Read the full text of Henry IV Part 1 with a side-by-side translation HERE.
Henry IV Part 1 is the story of Prince Hal (the future King Henry V of England), a fifteenth century wild child who carouses with criminals and commoners, helps his loser chums rob his father's treasury, and spends all his time in seedy bars. This, of course, all takes place before Prince Hal's glorious "reformation," when he transforms himself from a total disgrace into a noble leader, who helps put down a rebel uprising that threatens his father's reign, and kills the guy whose been bad-mouthing him all over England. Wow. Being a young prince is busy work, and this is just Part 1 of the story.
Written by William Shakespeare around 1597, Henry IV Part 1 is the second part of a tetralogy (four plays known as the "Henriad"). The play is preceded by Richard II and is followed by Henry IV Part 2 and Henry V. Henry IV Part 1 covers major historical events (history according to Shakespeare anyway) and political figures from the beginning of Henry's reign. (Check out "Genre" for more on this.) However, some of the most notable characters and comedic moments in the play are entirely Shakespeare's invention. For audiences, the most memorable moments in the play often surround Falstaff, Shakespeare's original character, and the wild tavern scenes, which are among the most beloved and written about issues in literary history.
Shakespeare wrote the play during the latter part of Queen Elizabeth I's reign and many of its themes and concerns resonate with late sixteenth century political events, particularly the Irish rebellion led by the Earl of Tyrone (1595), England's ongoing war with Spain, and the Northern Rebellion (1569). Shakespeare's portrayal of the problem of kingly succession also echoes a major concern in Elizabethan England. At the time the play was written, Queen Elizabeth I was in her 60s and had no heir to inherit the throne.
Shakespeare's sources for Henry IV Part 1 include an early play of unknown authorship called The Famous Victories of Henry V, Raphael Holinshed's history Chronicles, and Samuel Daniel's poem "The Civil Wars." A popular play, Henry IV Part 1 went through nine editions between 1597 and 1622.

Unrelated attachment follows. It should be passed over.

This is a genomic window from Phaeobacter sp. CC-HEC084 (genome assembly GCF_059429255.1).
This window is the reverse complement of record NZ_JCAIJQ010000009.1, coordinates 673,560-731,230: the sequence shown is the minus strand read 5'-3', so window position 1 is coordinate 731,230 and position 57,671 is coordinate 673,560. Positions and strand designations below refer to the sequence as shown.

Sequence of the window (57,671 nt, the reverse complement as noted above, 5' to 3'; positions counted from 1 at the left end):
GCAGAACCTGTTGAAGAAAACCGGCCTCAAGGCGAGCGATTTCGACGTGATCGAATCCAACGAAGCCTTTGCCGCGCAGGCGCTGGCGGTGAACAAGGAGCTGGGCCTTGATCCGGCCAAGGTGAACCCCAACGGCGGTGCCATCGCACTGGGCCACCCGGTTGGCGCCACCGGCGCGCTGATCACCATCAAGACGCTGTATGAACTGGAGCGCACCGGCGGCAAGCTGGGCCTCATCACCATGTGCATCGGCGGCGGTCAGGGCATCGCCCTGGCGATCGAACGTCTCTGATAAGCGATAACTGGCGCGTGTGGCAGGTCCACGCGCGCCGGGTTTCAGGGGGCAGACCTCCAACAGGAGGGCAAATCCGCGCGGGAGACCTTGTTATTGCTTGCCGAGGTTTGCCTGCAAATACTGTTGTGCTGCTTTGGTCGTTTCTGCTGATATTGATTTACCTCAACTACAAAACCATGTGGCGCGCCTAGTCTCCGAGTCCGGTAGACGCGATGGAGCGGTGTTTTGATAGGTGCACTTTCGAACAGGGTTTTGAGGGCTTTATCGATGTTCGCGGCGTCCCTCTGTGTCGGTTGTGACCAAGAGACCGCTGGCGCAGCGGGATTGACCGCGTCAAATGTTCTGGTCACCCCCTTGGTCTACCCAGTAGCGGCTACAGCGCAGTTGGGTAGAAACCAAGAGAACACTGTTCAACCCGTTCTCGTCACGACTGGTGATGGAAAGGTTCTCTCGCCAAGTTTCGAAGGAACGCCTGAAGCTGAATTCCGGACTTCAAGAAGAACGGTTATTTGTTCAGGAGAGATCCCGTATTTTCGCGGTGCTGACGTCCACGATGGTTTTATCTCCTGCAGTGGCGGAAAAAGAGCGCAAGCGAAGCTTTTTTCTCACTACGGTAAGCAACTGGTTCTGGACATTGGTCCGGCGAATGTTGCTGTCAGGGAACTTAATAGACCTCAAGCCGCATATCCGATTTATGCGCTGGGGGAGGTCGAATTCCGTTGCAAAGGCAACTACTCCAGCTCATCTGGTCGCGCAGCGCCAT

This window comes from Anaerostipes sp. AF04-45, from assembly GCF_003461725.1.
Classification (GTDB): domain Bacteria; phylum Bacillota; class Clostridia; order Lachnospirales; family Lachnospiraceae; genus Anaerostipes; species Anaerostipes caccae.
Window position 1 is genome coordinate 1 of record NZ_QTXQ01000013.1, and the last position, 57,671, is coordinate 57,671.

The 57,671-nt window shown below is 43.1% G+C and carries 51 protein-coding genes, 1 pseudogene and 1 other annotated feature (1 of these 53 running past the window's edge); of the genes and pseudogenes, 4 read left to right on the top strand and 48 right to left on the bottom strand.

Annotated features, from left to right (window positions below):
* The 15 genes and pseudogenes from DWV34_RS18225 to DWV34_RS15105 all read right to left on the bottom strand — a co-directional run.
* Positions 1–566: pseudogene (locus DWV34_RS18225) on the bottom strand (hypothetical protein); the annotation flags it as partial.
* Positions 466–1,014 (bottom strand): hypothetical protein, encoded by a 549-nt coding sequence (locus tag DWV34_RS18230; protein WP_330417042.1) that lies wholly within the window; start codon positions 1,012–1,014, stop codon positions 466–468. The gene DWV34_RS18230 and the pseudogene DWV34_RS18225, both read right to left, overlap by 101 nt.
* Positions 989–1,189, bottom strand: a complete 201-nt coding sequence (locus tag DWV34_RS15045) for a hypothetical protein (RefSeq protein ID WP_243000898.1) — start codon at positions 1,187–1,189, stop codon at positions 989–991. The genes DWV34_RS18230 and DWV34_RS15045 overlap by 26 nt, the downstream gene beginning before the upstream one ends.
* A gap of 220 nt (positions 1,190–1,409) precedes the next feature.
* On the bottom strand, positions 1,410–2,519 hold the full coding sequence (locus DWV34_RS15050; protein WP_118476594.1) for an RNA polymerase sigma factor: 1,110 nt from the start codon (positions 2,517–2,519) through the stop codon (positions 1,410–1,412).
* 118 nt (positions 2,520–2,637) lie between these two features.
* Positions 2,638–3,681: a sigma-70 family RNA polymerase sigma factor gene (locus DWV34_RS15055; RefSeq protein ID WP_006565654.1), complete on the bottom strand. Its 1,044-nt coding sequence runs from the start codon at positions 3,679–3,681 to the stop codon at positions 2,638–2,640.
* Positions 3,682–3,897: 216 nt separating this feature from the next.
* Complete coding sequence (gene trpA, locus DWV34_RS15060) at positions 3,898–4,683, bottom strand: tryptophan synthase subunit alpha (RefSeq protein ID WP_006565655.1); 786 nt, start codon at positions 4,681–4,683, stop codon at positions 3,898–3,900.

Why should you care about Henry IV Part 1? The real question is "Why shouldn't you care?" First, Henry IV Part 1 is the very first history play to blend rowdy comedy and historical drama. High matters of state mingled with low-brow mayhem and carousing? Nothin' wrong with that. Plus, Henry IV Part 1 introduces one of the greatest and most talked about comedic figures of all time: Falstaff, who has inspired everything from Verdi's opera to the name of a U.S. brewing company. (You know you're in for a really good time when you attend a play that's got a character with beer named after him.) The play's also the inspiration for some seriously important cult classic films, like Gus Van Sant's My Own Private Idaho and Orson Welles's Chimes at Midnight.
Still not impressed? Fine. We'll fall back on the old standard and talk about how the play's concerned with themes that are still relevant today: rebellion, power, honor, warfare, family drama, redemption, and our personal favorite, growing up. Let's focus on that last one.
When it comes down to it, Henry IV Part 1 is a coming-of-age story about Prince Hal, who's got to figure out a way to grow up in the public spotlight with a seriously judgmental father breathing down his neck. (Come on, the kid's dad has been running around saying he wishes Hal had been switched at birth by fairies and that God sent the Hal to earth just to punish the king for his past sins. That's so brutal.) While most of us have no idea what it's like to be a prince who's expected to change his wild ways and prepare to lead a country that's troubled by civil war, we all know what it's like to negotiate the pitfalls of adolescence and the pressures of outside scrutiny (whether it's under the watchful eye of hopeful parents, strict teachers, coaches, or peers).